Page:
Teenagers have exploited a credit loophole to go on “free” shopping sprees, it has emerged. Klarna, Britain’s biggest “buy now, pay later” lender, has been forced to overhaul its security system after a 16-year-old girl was able to open an account on the website and rack up debts of more than £500 through buying clothes online.
As disclosed this week by The Telegraph’s consumer champion, Katie Morley, the minor was able to set up a Klarna profile by opening an account using her own name but her mother’s date of birth. This fooled the credit check system into thinking the girl and her mother were the same person, even though no one of that name, age and address existed on the electoral roll. It has exposed an alarming security flaw at the increasingly popular service, which is strictly for adults.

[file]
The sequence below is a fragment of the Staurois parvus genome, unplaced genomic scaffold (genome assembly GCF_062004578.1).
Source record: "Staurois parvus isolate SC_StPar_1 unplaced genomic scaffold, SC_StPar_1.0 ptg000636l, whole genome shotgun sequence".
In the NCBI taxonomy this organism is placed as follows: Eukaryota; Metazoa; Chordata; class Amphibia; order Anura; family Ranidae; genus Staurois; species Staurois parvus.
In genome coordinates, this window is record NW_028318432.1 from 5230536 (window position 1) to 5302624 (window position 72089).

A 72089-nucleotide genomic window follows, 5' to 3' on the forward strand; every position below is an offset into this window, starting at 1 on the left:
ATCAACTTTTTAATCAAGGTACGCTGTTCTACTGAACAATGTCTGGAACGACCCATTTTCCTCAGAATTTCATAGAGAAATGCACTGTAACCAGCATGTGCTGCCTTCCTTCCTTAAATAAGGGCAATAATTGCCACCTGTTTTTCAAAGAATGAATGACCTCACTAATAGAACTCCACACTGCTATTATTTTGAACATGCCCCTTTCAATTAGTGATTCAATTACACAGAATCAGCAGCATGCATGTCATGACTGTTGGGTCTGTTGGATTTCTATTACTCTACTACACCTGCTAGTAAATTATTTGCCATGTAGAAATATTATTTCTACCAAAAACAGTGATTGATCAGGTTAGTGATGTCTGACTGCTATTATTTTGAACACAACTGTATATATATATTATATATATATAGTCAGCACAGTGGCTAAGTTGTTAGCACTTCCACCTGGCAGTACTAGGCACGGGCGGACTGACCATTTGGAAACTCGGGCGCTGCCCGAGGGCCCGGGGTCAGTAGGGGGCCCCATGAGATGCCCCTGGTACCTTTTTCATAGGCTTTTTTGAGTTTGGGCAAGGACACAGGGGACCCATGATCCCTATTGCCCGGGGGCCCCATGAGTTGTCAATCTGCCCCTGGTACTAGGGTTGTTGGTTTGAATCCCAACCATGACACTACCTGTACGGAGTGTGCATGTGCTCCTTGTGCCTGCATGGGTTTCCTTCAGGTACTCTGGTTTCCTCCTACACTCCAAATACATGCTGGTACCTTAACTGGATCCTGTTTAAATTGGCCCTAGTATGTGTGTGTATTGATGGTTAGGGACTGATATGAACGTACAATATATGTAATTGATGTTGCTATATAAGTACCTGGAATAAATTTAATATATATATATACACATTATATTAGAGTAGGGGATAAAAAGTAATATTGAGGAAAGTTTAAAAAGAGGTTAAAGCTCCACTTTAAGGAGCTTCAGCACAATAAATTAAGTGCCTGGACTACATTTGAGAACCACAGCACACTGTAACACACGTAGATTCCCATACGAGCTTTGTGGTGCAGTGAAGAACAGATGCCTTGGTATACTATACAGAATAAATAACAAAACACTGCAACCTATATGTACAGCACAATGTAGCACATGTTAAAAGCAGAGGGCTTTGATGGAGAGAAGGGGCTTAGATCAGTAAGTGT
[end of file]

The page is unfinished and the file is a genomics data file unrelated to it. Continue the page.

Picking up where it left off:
Klarna, which has seven million British